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In Search of Excellence: Lessons from America's Best-Run Companies Paperback – Feb 7 2006
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“One of those rare books on management that are both consistently thought-provoking and fun to read.” (Wall Street Journal)
About the Author
Thomas J. Peters, "uber-guru of business" (Fortune and The Economist), is the author of many international bestsellers, including A Passion for Excellence and Thriving on Chaos. Peters, "the father of the post-modern corporation" (Los Angeles Times), is the chairman of Tom Peters Company and lives in Vermont.
Robert H. Waterman, Jr. is the bestselling author of The Renewal Factor, Adhocracy, and What America Does Right, and the director of The Waterman Group, Inc.
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Top Customer Reviews
Essentially the book hinges on 8 basic principles. If any business can put these 8 basic principles into practice, Peters and Waterman say that business can not help but succeed. Now the success may not be as large as Microsoft, but success will occur at one level or the other. If you do not agree then that is fine, Peters and Waterman give several examples of small business that became huge business on the basis of these 8 principles (e.g. Walmart, Hewlett-Packard, Delta Airlines, McDonald's, IBM, etc.). In fact, when you read the book (which is actually structured around describing and demonstrating these 8 principles) you will see why and how these principles actually work.
One of the most interesting things I found in this book was the fact that the 8 principles are essentially common sense ingredients. For lack of better way to describe them, 'boy scout' type principles that can be incorporated into business action on an every day basis.
The book itself is very interesting, easy to read (even if you are not very interested in reading about businesses, business growth and management, etc.) and easy to understand. There are some great business stories about customers, business action, business men and their thinking, etc.Read more ›
As an example of a mistaken oversimplification, the book claims that "rationality" always yields negative, i.e. pessimistic, business forecasts, but this fails to understand that projections are guided by assumptions, that in turn are guided by management. Companies that penalize those whose forecasts are too optimistic will encourage its planners to use negative assumptions. Companies that don't, won't.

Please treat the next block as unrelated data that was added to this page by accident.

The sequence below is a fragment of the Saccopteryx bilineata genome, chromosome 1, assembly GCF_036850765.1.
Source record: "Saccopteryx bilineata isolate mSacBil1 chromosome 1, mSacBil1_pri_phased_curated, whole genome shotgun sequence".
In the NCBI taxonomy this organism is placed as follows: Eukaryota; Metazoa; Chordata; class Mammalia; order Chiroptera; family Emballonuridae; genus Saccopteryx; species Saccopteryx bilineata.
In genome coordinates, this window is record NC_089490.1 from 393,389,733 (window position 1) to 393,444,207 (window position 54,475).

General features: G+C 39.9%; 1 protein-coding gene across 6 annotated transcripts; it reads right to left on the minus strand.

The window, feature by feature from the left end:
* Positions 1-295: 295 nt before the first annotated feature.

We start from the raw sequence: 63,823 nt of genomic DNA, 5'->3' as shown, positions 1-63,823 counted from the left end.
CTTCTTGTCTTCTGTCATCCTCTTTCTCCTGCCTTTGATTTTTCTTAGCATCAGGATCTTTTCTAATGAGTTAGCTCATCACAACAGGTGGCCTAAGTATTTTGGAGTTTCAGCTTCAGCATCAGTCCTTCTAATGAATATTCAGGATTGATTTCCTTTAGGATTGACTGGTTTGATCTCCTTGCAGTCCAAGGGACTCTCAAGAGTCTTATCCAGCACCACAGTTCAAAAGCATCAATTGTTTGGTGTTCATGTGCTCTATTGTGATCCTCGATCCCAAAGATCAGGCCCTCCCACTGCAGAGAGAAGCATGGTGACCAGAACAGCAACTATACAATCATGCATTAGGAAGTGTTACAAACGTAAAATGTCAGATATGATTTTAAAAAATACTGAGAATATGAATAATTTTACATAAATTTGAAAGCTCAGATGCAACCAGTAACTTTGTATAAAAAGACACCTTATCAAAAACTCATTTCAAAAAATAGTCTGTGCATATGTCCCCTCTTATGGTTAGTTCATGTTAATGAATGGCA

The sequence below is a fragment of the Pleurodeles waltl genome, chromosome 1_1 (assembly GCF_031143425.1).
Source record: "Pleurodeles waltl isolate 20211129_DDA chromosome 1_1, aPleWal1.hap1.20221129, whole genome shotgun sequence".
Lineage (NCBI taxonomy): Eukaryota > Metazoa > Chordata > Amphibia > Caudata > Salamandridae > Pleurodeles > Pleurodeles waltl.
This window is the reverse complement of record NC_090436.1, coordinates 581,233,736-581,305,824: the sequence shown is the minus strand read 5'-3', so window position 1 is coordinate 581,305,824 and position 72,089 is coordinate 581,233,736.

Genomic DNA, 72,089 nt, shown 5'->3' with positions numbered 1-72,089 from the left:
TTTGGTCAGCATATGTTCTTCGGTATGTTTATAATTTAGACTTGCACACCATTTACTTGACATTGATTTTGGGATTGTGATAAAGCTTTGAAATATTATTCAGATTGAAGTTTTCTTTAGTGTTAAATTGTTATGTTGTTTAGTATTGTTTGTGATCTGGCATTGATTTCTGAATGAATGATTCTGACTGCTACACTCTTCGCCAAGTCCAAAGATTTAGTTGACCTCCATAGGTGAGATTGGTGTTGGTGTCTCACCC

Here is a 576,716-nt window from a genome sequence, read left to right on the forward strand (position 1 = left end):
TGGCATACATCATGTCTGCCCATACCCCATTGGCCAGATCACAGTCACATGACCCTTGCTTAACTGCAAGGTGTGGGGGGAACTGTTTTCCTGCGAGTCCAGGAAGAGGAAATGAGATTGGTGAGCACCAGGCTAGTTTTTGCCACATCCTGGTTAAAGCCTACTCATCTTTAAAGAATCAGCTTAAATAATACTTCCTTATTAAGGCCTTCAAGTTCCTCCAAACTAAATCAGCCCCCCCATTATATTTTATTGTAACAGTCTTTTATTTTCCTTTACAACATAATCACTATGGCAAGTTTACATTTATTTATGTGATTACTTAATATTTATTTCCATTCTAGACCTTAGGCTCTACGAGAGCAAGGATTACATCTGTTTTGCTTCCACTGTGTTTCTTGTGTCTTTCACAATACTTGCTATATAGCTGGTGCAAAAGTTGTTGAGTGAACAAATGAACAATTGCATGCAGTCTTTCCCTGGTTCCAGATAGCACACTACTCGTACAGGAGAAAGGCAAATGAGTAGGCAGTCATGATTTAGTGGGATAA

Many of the "excellent companies" have seen very bad times or were driven out of business completely in the years following the book's release. I think that shows that the authors were missing quite a bit in understanding the real nature of excellence. Fortunately, in subsequent years authors such as John Case (Open-Book Management) and Jack Stack (The Great Game of Business) have hit upon a much simpler yet more complete model for excellence. Not only does their model explain what is correct about The Search for Excellence, but it also explains the correct elements in many management ideas since including "reengineering", "TQM", "Empowerment", and "Six Sigma". I highly recommend their books instead of this one.
Theory first. There is a solid attack on the Rational Model ( over emphasis on quantitative approaches to management ) in American business schools which the authors feel is a main cause for the decline of American companies in the third quarter of the twentieth century. The understanding of the human side and aligning people with the Organization's goals through a deep sense of respect and involvement is at the core of success at the excellent companies is the next hypothesis. In their search for excellence, the research leads to eight prominent attributes that are common across the best run companies. All these attributes have direct and significant link to this aspect of the human side of enterprise.
The excellent companies have focussed consciously and consistently on rigorously practicing several of the eight attributes. Failure to focus on these have led to setbacks in subsequent years. An outstanding athlete cannot be expected to win gold at all the Olympics in his lifetime.Read more ›
Most recent customer reviews
Even though Tom Peters admitted in a Fast Company article that some of the data in the book was faked, I still think it is worth reading because it discusses some key concepts. Read morePublished on March 8 2004 by Gregory J. Blencoe
It is hard to appreciate the impact this book had when it was first released. Some of the cases (business stories) it contains still inspire although some seem a bit dated, but... Read morePublished on March 3 2004 by Craig Matteson
Although the book has some interesting points it is not as easy to read as let's say "Good to Great" by Jim Collins.
Moreover, as others have pointed out some(all? Read more
searching himself, cause he will be amazed at the lack of excellence. The data he quotes IS FAKED. As in, made up, pulled out of thin air, guessed, etc. Read morePublished on Nov. 21 2003
While some of the advice in "Excellence" is good standard business practice info, I recently read a very funny new book called "In Search of Stupidity: Over 20 Years... Read morePublished on Oct. 15 2003 by Ruby Greenfield
This is the book that launched the management guru business, as well as the popular management genre. Read morePublished on May 12 2003 by therosen
This is an excellent and useful book for anyone wanting to understand how to manage a company or organization well. Built to Last is similar and more rigorously researched.Published on Dec 19 2002 by Jamie Nettles
In Search of Exellence is benchmarking made right. Full of tidbits on how some of America's finest companies are run. Granted, some of them are now defunct(Digital? Wang? Read morePublished on Aug. 5 2002 by Patrick Chong